Last week, San Francisco blogger and entrepreneur Andrew Chen published an insightful article describing a phenomenon common to many industries and practices. Military strategists speak of it as “always being prepared to fight the last war.” SEOs recount that “what worked yesterday doesn’t work today—precisely because it worked yesterday.”
And now for website optimization specialists, Chen has coined the colorful “Law of Shitty Clickthroughs.” A key insight of the law is that visitors quickly respond to novelty but then gradually become desensitized to the tactic.
If you’re involved in website testing, you’ve likely experienced this in the form of tests that gain—and then lose—statistical significance.
How Can Significance Ever Drop?
It’s important to understand that not all tests are created equal. If your test involves simple modifications such as changes to button colors, statistical significance (once achieved) is unlikely to fall.
But let’s suppose you were one of the first retailers to test Facebook’s “Like” button on your product pages. Out of the gate, a large portion of your visitors probably clicked “Like,” corresponding to a dramatic difference in performance (i.e., Facebook fans or the amount of inbound traffic from Facebook.com) compared to your Control. Several weeks later, though, significance began to drop—to p90, p80, and then completely off the radar. The sharp differences between your Test and Control groups were no longer apparent, having begun to converge once again.
What happened? Your test experienced the “Novelty Effect,” or the roller coaster ride of statistical significance.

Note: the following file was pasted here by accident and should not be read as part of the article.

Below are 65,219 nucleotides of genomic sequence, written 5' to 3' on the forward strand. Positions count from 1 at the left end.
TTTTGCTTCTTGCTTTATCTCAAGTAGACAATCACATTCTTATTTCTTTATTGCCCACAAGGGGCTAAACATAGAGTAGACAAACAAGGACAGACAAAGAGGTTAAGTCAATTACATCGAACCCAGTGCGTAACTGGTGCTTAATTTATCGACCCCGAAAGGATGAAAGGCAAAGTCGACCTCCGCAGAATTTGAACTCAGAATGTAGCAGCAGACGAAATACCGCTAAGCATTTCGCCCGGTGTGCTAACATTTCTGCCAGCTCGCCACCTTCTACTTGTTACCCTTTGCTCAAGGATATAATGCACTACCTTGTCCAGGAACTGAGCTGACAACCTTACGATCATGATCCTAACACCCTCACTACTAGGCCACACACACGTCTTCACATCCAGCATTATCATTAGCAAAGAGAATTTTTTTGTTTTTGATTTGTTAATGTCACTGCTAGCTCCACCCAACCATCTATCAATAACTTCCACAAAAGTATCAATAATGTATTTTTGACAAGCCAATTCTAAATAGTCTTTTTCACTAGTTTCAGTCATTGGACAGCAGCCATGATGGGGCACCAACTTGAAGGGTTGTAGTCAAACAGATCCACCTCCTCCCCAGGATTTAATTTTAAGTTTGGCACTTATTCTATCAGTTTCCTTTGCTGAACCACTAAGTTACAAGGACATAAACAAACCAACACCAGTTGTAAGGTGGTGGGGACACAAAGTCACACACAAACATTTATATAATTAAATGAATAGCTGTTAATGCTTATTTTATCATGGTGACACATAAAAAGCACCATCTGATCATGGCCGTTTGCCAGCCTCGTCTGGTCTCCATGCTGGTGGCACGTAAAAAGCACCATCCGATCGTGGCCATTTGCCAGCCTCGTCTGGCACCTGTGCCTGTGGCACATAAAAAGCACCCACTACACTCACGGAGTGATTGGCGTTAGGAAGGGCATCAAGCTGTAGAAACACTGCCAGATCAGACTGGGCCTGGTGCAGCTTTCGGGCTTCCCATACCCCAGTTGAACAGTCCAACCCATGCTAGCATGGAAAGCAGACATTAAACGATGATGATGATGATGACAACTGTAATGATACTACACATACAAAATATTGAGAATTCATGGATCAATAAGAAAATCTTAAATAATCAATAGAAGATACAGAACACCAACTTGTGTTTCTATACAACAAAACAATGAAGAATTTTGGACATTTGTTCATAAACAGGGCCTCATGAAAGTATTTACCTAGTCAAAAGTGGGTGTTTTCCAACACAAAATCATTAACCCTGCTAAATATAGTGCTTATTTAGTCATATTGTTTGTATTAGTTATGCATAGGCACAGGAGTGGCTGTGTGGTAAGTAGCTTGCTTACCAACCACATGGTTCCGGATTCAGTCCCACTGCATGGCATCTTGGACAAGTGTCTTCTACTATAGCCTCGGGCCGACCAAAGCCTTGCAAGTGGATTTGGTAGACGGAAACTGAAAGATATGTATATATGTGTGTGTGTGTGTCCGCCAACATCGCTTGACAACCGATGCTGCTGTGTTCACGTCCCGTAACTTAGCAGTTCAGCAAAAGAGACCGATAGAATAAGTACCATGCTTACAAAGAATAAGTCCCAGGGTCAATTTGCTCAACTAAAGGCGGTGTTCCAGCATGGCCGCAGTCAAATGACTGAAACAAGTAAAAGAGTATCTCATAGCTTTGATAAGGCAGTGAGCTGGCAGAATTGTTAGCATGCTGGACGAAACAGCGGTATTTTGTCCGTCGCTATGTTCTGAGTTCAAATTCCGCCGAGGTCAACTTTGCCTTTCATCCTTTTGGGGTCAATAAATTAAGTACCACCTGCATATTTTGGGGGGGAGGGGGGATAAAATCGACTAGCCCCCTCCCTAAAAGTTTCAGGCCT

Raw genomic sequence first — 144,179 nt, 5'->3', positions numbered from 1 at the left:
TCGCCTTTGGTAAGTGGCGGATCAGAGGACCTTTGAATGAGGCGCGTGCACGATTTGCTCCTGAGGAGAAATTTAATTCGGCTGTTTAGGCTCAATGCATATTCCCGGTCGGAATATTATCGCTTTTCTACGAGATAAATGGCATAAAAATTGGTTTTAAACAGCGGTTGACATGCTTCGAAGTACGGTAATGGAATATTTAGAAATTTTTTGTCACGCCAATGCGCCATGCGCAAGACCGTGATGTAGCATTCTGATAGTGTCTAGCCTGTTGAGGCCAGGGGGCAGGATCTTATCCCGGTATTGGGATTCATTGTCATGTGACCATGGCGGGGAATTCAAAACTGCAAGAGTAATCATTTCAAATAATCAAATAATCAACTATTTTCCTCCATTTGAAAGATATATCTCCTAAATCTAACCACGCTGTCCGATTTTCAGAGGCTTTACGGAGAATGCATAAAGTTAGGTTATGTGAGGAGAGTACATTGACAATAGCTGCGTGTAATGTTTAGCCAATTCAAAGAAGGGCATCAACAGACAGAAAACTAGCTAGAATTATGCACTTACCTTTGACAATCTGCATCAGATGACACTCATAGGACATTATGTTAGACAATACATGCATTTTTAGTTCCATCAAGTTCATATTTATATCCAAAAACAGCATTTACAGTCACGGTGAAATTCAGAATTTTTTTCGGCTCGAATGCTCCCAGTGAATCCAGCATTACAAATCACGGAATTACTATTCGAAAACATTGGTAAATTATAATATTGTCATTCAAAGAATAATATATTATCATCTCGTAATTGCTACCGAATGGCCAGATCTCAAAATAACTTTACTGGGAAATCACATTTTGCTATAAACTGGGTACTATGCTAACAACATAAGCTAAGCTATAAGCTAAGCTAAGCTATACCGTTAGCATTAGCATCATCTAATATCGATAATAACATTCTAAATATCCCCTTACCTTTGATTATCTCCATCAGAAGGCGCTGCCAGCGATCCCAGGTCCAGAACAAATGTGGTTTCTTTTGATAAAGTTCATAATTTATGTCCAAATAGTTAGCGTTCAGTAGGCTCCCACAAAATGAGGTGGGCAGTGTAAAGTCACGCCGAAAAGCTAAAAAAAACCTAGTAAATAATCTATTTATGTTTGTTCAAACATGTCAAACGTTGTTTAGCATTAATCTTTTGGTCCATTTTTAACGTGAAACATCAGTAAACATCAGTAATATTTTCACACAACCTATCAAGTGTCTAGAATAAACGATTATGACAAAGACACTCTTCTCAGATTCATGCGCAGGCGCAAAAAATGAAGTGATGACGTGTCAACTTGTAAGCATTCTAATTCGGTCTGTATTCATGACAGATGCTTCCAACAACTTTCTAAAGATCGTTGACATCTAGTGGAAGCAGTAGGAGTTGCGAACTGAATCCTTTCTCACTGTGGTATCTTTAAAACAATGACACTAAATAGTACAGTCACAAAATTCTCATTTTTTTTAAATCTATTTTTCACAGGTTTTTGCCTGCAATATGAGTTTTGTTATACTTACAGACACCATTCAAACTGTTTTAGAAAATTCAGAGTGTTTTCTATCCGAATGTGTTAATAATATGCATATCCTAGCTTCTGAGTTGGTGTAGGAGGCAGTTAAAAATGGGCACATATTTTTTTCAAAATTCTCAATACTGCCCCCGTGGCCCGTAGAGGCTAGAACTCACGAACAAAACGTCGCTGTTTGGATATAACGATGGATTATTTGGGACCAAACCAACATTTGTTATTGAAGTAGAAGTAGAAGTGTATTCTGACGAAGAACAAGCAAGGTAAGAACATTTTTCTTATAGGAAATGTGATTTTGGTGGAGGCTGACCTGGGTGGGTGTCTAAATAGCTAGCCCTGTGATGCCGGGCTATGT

In a traditional test, where an effect is observed, p-level does not decrease. In a novel test, initial behavior may be atypical. As visitors become desensitized to the tactic being tested, the behavior of your Test group falls back in line with that of the Control.
Testing for the Real World
One way to think about this roller coaster ride is to understand the difference between statistical significance and practical significance. In a laboratory experiment that measures the effect of a new miracle drug, questionnaires are employed to weed out diversity and a fixed sample size is determined before the test begins. But website testing takes place in the real world and in real time—not within the four walls of a research lab or the glossy pages of a college textbook.
As marketing expert and Monetate advisor Bryan Eisenberg has written, companies need to test for the real world, not a perfect world. In addition to performance figures, that means understanding the qualitative context for each of your campaigns. Ask two questions:
- Are you testing a new or novel experience, or just simple changes?
- What non-random factors could contribute to your performance (e.g., selling snow shovels during a blizzard)?
To mitigate any risk, consider these tactics:
- Increase the required p-level of your test (e.g., if you typically use p95, use p99 instead)
- Disable settings that automatically push winning tests to 100% of site traffic
- Monitor significance and look for a stable trend before trying to draw any conclusions
- Bookmark this post and come back to share your experience
Most importantly, keep on testing.